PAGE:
Members of the audience taking part in His Holiness the Dalai Lama's teachings at the Beacon Theater in New York on October 20, 2013. Photo/Jeremy Russell/OHHDL
Following this introductory explanation, His Holiness conducted a concise ceremony for generating the awakening mind of bodhichitta. He described the seven limb preliminary practice of prostration; making offerings to the Buddhas and bodhisattvas, particularly offerings of realization; declaration of negative deeds; rejoicing in the good deeds of the Buddhas and bodhisattvas; requesting the Buddhas to teach and beseeching them not to pass into nirvana. Following His Holiness’s advice, disciples recited the necessary verses in English.

As he began the empowerment concerning ‘The Buddha Establishing the Three Pledges’ His Holiness mentioned that he had received the empowerment from Chogye Trichen Rinpoche who was head of the Tsharpa branch of the Sakya tradition.

When he returned to the stage after lunch to give a public talk, Richard Gere gave him a succinct introduction:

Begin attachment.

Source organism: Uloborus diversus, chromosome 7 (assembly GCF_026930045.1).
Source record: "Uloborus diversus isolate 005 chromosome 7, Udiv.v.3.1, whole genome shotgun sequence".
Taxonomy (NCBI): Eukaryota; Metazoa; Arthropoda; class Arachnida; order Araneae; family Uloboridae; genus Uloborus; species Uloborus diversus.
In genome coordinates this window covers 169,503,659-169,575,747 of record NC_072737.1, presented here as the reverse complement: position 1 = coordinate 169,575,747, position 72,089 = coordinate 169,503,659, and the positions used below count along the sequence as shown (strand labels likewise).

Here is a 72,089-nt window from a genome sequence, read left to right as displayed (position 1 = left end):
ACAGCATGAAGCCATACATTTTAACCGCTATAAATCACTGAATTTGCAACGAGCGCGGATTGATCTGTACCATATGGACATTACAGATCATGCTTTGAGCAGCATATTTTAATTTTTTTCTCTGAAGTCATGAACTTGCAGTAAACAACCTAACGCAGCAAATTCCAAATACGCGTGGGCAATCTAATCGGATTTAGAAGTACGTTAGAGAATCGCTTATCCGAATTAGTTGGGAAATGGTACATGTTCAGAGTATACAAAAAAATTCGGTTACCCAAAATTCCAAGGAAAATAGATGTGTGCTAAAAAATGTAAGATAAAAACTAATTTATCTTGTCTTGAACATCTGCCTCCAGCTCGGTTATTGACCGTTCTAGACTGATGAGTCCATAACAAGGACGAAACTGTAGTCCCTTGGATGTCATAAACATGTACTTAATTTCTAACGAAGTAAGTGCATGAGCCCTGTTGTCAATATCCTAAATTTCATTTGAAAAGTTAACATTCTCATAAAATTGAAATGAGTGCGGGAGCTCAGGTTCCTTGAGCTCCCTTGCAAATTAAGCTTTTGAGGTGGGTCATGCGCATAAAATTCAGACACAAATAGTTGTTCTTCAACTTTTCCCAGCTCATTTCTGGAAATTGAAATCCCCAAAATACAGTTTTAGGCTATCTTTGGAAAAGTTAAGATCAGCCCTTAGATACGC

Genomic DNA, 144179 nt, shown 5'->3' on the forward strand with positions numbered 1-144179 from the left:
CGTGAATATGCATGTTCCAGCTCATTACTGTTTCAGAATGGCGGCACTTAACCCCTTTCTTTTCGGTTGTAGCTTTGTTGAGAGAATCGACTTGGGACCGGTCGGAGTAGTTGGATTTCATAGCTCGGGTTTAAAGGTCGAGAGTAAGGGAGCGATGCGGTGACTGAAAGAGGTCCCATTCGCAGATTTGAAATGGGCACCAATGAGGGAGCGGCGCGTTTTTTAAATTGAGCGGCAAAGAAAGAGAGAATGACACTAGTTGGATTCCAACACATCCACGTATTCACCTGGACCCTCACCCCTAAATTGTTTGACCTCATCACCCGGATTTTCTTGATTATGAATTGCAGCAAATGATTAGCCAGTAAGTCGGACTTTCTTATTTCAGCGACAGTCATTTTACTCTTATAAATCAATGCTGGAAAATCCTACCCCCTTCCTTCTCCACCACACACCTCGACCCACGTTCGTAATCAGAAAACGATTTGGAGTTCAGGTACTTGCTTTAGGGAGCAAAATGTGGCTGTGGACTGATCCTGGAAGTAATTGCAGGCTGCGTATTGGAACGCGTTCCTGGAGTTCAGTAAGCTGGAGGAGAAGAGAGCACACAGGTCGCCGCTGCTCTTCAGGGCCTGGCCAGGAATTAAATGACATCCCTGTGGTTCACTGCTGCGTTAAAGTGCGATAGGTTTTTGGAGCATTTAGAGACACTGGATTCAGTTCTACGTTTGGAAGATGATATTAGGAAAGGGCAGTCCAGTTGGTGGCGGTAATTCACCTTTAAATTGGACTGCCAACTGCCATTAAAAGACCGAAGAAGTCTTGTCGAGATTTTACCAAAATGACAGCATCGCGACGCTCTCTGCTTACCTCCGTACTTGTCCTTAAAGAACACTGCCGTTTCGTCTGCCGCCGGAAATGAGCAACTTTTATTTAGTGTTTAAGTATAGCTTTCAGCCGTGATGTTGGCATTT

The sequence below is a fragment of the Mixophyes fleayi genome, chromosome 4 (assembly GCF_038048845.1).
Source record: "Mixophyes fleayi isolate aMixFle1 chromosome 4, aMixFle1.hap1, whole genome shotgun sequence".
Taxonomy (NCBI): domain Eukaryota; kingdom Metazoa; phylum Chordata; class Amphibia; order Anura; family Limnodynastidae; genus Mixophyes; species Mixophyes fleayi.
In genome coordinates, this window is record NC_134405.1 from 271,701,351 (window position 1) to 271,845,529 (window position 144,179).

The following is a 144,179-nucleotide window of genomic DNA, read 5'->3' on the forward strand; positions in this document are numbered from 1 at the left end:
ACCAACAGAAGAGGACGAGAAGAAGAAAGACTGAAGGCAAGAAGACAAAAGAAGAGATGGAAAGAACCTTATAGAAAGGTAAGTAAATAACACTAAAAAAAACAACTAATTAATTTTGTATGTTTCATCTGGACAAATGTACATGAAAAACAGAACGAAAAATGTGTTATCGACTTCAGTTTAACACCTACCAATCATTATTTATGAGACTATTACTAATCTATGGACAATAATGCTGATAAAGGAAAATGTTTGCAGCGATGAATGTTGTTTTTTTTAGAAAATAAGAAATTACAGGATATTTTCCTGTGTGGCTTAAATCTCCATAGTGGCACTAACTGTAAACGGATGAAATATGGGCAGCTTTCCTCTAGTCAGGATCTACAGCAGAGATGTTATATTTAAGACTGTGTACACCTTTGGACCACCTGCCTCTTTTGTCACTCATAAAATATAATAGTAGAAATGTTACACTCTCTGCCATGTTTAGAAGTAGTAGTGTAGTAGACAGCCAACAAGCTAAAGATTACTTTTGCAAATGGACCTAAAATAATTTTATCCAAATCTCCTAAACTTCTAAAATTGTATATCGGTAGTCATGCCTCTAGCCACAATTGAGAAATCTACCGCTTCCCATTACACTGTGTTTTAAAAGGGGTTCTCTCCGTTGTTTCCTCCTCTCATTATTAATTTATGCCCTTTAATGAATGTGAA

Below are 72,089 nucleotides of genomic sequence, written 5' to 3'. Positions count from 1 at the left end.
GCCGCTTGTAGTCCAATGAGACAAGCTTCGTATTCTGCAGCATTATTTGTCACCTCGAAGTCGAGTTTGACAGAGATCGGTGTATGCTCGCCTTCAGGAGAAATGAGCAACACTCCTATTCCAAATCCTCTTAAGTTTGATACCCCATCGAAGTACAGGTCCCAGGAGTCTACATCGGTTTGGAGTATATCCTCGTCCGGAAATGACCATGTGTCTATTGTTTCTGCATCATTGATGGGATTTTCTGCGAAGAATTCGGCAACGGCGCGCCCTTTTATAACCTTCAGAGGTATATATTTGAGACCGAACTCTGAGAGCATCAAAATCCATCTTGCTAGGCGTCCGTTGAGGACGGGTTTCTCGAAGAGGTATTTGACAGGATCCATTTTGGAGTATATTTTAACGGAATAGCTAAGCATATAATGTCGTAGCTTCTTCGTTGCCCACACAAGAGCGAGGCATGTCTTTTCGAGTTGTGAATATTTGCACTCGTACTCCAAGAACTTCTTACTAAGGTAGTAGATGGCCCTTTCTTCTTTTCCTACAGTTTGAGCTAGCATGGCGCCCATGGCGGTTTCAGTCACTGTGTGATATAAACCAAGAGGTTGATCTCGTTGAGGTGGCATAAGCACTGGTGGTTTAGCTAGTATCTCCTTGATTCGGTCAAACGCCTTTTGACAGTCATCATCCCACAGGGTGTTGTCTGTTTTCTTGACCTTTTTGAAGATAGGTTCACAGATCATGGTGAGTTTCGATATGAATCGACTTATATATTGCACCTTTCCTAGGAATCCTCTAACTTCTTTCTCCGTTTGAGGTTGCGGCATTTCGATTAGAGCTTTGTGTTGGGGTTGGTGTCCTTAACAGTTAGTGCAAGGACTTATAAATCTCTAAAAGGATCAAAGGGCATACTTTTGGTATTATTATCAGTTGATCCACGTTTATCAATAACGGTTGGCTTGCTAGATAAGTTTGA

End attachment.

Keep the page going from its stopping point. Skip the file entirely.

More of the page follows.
“It’s great honour for me to welcome here among us, the one man in the world who cares more for us than he cares for himself; His Holiness the Dalai Lama,” which was met by warm, sustained applause. His Holiness began in his customary way:

“Brothers and sisters, I’m very happy and it’s an honour for me to be able to share with you some of my thoughts and experiences. I’d like to thank the organizers for making this possible. Over the last few days I’ve been able to talk about Buddhism and today, I’m here, the same person to speak as just one of the seven billion beings who inhabit this planet. If I think of myself as somehow different, it distances me from the people I’m talking to.

“Physically, mentally and emotionally we are the same. You face problems with your emotions; I do too.

“Firstly I’d like to speak about the demarcation between violence and non-violence. What makes all the difference is the motivation. If you have concern for others and a situation presents a need to use harsh words for a positive reason, it’s not violence. But if you seek to harm, deceive or exploit other people using sweet words, smooth expressions and perhaps by making them a gift; that is a form of violence. Secondly, I’d like to stress that non-violence is not an excuse for inertia.